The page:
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My Pink Planner's Survivor Blogger Laura Walsh Plunkett: Being a Breast Cancer Survivor

Laura Plunkett, second from left, poses with her daughter, Morgan, left, son, Jack, and her husband, Michael

Being a breast cancer survivor means so many things to me. As I grow through my acceptance of the disease, so does the meaning of the term “survivor”. When I was first diagnosed at stage 2, I must admit that I hit warrior mode. I was pragmatic and swift at decisions. My husband and I not only led our medical team, but we were thoughtful in our research as well as the selection of our doctors.

This was because I was only 32 with no family history and no known risks. I had otherwise been a “healthy” person before this diagnosis. I did not think of myself as a “survivor”, just someone who was dealing with cancer for a year. I thought I would be able to slough cancer off my body like a pair of a dirty jeans, that maybe I could just wash the jeans with surgery and chemotherapy and begin life anew. I approached the situation aggressively and thoroughly so I could achieve this goal.

Then the confirmation of a spot on my liver, moved me into Stage 4 status. This is really when I began to contemplate the meaning of being a “survivor”. I was beginning to dig deeper to accept my condition on an emotional level. I was starting to understand the value of other survivors in my life. The realization that I would never be considered “cured” was heartbreaking, at first. I began to wonder how I had gotten myself into this condition. I then remembered it was no one’s fault, especially not mine. Cancer just happens.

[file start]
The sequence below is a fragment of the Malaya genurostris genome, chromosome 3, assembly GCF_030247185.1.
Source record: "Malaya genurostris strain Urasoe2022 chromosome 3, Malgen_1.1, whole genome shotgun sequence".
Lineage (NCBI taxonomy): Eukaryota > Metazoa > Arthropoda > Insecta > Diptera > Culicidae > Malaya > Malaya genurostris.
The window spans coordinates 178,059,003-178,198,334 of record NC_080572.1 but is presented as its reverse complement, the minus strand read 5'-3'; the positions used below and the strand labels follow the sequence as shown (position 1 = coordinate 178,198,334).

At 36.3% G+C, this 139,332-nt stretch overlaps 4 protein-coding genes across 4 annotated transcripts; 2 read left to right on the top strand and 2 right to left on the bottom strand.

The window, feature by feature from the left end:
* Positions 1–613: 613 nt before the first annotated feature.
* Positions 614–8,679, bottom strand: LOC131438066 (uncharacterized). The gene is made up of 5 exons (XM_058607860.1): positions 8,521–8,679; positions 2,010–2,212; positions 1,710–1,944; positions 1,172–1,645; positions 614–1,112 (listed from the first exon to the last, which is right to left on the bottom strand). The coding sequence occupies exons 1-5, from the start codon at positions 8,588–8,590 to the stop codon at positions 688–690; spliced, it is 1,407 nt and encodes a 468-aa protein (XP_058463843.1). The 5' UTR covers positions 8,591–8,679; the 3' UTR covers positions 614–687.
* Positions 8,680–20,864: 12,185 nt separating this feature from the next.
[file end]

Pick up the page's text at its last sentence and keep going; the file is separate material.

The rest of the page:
Through all of this turmoil, a better version of me was starting to emerge from the cocoon. This butterfly was getting her wings and starting to understand the relevance of empathy to others. I was awkward in my approach, but I was starting to come alive. I was acknowledging the importance of my emotional reactions in the grand scheme of the sisterhood of survivors. If I was feeling certain emotions, weren’t other women having these same reactions? I wanted to make sure that I got back to basics, to the importance of living in the day and loving those around me. I took up writing again, a long ago passion that I had put aside. I wanted to share with others, felt compelled to do nothing else professionally but help other survivors.

Getting back to basics also meant remembering that I had always been an athlete. I took up cycling to help me feel strong and keep pace physically with my mental competition against cancer. Cancer interrupted my training for the MS150, but did not diminish my resolve to compete in the ride. I was riding for someone else’s disease and that mattered to me now more than ever. I was starting to understand the relevance of being empathetic to other people’s situations. I wanted to better accept others and heal myself in the process.

Visit My Pink Planner this week for part two of Laura's "Survivor Story."

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